By Cynthia Grisolia
Updated April 23, 2004 at 04:00 AM EDT

Ever since Laura Hillenbrand’s Seabiscuit galloped onto the best-seller list, publishers have shown a newfound interest in racehorses. In Blood Horses, Sullivan creates a new crossbreed: a father-son-horse story. Dad was a sportswriter whose most memorable moment was ”Secretariat’s Derby in ’73. That was…just beauty, you know?” Indeed, Secretariat’s Triple Crown provides the DNA for the book. But Sullivan loses his stride with torpid meditations on equine imagery and symbolism in everything from cave paintings to Mein Kampf. While Sullivan’s prose can be effortless — as when he recounts a gonzo trip to the 2002 Kentucky Derby — he’s most successful when he poignantly reminisces about his father.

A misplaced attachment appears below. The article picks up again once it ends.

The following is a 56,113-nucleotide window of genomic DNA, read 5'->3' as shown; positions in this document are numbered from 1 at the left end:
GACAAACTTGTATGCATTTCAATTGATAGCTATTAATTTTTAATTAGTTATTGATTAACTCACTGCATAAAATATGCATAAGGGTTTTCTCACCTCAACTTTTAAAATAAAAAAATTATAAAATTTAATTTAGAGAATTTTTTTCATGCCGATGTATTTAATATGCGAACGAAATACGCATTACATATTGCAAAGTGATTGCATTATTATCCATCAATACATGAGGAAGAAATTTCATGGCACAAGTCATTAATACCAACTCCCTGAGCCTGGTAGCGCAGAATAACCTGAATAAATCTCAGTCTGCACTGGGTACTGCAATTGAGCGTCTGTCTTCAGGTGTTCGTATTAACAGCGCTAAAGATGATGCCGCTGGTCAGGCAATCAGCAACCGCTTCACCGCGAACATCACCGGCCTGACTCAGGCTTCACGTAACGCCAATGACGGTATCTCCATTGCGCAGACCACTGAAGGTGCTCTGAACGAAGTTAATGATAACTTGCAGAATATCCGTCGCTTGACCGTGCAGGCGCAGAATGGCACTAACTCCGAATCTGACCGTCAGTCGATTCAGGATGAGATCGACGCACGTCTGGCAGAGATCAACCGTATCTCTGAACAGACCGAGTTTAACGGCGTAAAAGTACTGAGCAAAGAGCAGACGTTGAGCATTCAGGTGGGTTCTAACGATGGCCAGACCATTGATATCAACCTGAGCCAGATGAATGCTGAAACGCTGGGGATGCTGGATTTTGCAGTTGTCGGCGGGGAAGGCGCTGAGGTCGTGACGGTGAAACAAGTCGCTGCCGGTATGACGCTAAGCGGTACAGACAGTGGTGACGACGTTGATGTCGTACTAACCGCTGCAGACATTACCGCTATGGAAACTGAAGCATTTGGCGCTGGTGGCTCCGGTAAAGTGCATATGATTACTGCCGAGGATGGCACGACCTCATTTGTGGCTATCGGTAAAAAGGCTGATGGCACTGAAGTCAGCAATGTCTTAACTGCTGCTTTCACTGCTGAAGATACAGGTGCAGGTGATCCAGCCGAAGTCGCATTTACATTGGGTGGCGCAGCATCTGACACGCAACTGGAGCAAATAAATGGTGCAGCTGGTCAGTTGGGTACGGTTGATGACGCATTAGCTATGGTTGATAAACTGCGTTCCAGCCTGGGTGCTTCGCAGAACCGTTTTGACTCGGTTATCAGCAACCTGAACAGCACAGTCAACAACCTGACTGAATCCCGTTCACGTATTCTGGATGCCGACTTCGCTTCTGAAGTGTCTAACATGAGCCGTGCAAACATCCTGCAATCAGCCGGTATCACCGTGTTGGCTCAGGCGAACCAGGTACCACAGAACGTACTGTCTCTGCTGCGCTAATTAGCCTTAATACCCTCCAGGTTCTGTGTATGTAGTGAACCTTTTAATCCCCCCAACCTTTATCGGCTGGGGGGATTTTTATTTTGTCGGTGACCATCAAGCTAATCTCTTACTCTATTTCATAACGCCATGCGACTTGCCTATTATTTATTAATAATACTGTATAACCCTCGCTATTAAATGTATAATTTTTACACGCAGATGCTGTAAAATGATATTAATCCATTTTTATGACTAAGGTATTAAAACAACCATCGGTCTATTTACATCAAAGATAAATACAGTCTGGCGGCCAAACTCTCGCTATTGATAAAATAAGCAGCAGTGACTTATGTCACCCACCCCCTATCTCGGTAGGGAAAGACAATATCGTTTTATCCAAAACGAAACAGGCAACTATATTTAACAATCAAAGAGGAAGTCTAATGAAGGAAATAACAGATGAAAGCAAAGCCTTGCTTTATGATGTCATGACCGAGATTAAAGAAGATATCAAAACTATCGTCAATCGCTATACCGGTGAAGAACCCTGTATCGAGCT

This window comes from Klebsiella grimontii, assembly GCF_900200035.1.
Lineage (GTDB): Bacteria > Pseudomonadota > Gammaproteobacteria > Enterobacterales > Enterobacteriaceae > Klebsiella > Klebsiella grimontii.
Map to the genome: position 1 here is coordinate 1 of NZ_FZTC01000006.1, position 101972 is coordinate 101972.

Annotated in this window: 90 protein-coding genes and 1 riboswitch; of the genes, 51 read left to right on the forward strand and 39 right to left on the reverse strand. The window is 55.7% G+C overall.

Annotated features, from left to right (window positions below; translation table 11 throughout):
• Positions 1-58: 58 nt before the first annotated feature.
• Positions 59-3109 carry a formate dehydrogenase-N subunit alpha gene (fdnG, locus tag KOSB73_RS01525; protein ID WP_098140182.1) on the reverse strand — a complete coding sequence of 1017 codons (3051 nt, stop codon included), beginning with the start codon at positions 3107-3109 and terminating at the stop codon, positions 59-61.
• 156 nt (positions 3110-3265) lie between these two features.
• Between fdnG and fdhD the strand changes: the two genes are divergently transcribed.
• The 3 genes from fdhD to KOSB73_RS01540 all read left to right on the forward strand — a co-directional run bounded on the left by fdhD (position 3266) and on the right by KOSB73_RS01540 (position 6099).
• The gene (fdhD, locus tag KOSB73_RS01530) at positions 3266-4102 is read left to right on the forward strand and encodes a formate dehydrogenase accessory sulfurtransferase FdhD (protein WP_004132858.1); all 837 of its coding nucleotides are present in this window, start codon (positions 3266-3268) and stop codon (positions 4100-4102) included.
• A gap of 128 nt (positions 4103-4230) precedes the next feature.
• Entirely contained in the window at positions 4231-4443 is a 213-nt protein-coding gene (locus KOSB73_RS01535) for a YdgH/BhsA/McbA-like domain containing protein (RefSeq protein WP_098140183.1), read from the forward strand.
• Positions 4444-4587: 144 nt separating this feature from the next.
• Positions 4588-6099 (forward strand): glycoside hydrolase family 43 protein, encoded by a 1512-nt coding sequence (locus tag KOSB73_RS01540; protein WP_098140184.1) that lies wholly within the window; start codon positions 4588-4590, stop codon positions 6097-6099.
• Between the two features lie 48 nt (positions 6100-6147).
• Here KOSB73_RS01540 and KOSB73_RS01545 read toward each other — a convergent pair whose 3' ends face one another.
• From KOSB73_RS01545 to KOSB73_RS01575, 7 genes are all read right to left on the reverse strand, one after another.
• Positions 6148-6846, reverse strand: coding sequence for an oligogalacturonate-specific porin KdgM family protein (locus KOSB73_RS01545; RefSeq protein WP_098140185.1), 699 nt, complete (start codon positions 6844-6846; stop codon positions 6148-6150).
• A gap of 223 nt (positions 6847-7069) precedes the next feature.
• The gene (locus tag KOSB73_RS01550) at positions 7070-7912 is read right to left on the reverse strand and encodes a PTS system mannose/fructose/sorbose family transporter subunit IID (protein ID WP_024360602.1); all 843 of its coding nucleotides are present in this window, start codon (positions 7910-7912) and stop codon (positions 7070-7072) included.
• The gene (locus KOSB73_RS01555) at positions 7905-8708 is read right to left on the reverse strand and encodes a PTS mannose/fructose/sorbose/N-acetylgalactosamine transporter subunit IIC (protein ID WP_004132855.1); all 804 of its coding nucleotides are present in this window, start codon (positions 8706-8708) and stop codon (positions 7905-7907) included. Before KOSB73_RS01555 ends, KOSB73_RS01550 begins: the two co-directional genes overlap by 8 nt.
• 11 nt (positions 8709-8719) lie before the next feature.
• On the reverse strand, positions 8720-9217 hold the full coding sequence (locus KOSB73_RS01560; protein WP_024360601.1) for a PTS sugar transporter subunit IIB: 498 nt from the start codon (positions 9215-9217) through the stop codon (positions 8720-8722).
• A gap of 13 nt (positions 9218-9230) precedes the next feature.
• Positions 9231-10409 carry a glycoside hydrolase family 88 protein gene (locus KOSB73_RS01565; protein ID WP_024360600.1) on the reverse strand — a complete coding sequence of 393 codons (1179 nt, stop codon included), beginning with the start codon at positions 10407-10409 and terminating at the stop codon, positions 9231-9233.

A breeder of thoroughbreds herself, novelist Smiley (Horse Heaven) imparts a different kind of horse sense as she follows a year in the life of her promising colt Hornblower and filly Waterwheel. As she proclaims, ”horses are more like people than they are like machines.” And so her animals are less creatures of mystery and majesty than individuals with compelling and sometimes goofy personalities (like neurotic filly Persey and blind-in-one-eye jumper Cheerful). Like a backstretch Freud, Smiley shares her deeper insights about the way horses learn, love, and communicate.